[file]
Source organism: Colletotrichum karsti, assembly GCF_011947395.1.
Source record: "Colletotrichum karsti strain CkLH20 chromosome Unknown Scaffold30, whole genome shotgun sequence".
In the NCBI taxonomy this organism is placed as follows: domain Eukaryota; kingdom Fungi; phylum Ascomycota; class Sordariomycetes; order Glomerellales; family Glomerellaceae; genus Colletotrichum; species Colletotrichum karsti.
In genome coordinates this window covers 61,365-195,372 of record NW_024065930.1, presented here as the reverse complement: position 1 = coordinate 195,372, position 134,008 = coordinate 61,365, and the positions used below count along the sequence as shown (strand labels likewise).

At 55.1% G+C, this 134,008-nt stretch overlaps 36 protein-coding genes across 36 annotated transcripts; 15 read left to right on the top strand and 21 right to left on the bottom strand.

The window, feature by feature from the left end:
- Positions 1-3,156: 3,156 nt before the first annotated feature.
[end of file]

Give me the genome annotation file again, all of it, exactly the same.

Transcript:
Source organism: Colletotrichum karsti, assembly GCF_011947395.1.
Source record: "Colletotrichum karsti strain CkLH20 chromosome Unknown Scaffold30, whole genome shotgun sequence".
In the NCBI taxonomy this organism is placed as follows: domain Eukaryota; kingdom Fungi; phylum Ascomycota; class Sordariomycetes; order Glomerellales; family Glomerellaceae; genus Colletotrichum; species Colletotrichum karsti.
In genome coordinates this window covers 61,365-195,372 of record NW_024065930.1, presented here as the reverse complement: position 1 = coordinate 195,372, position 134,008 = coordinate 61,365, and the positions used below count along the sequence as shown (strand labels likewise).

At 55.1% G+C, this 134,008-nt stretch overlaps 36 protein-coding genes across 36 annotated transcripts; 15 read left to right on the top strand and 21 right to left on the bottom strand.

The window, feature by feature from the left end:
- Positions 1-3,156: 3,156 nt before the first annotated feature.